To the Proud Parent of a Student Athlete
By: Natalie Drozda, MA, LPC
So you’re the proud parent of a student athlete who loves watching your child do their thing. Athletics can provide a positive element to a young person’s life: building confidence, teaching teamwork and self-discipline, developing and maintaining good exercise habits,, and honing communication skills. There’s so much fun and excitement that go hand in hand with athletics, that sometimes both the parent and the athlete can lose sight of the immense pressure that often lies underneath. The pressure to measure up to peers, the pressure to be perfect, the pressure to balance schoolwork and extracurriculars, the pressure to perform to get that coveted scholarship – all of these things can take a toll on your young athlete.
What Should I Look For?
Many positive activities can be stressful at times, and some amount of stress can be healthy and productive. However, as a parent, you might notice your child’s mental health declining before they do. Their might not seem as lively, or they may become more irritable. Take note of any change in your child’s behavior and personality and be sure to keep tabs on the time commitment of their activities. It may be necessary to re-evaluate all of their commitments, especially if your child’s mental health is declining.
Although athletics can definitely boost a young person’s self-esteem, you may be surprised to learn that mental health issues, such as depression, are quite common among young athletes. The NCAA found 10-15% of intercollegiate athletes will experience some type of mental health issue. Athletes spend so much time training their bodies and minds, that their mental health can fall by the wayside.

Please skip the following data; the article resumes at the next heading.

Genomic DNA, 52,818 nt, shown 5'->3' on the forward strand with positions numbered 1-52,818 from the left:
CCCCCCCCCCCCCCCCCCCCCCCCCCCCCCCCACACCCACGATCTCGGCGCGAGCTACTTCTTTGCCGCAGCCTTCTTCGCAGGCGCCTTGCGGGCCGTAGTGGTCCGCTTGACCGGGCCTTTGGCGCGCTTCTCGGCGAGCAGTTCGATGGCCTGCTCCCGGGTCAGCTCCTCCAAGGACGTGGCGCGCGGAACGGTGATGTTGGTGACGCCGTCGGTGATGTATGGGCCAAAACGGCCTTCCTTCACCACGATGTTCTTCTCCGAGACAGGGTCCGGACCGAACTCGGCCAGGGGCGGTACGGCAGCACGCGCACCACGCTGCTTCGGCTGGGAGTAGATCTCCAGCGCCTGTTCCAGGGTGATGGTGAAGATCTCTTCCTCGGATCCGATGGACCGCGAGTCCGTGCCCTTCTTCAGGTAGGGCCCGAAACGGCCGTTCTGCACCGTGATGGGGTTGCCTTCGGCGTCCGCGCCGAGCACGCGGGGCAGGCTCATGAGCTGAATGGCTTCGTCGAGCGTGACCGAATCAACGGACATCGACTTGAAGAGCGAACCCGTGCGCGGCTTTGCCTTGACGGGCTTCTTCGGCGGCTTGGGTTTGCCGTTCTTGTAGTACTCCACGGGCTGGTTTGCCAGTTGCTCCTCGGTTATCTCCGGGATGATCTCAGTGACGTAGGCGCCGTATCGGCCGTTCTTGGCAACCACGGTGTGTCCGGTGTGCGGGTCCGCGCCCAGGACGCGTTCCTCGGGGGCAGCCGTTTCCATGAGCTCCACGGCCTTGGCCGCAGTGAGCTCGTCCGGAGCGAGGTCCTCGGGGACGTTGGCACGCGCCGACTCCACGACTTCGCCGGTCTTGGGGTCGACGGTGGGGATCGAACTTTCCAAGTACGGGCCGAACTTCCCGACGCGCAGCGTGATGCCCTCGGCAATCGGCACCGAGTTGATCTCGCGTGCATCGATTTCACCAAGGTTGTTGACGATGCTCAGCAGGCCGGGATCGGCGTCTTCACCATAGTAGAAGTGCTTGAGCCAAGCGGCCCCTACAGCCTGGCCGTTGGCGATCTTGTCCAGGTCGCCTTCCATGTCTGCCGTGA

Risk factors for young athletes that you should be aware of as a parent:
- Tendency for identity to be defined mainly by the sport
- Self worth can become tied to performance
- Focus on perfection and being too self-critical
- Negative comments and angry shouting from coaches and parents
The above points are so important that they are worth elaborating. If your child defines themselves by the sport they play and not much else, it’s like putting all of your eggs in one basket. If something doesn’t go well, your child may feel as though he/she is left with nothing. And that can be devastating. Similarly, it puts their mental health in a precarious situation if their self-worth is defined by how they perform on any given day.
It’s normal to be disappointed if you have an off day, but if self-worth is tied to performance your child may be saying to him or herself: “I am a bad person/athlete,” rather than “I had a bad day.” The former is much more damaging. Perfection may seem alluring and shiny, but it’s effects are detrimental. If your child gets stuck in the impossible cycle of striving for perfection, their mental health can suffer. They may need added support such as counseling to help get them out of that endless loop. Lastly, one thing to be very aware of is how coaches (and you!) talk to your child. Negative comments stick in people’s minds much more than positive ones. Be aware of your language and the tone of voice you use. Shouting and negative comments create stress in the body.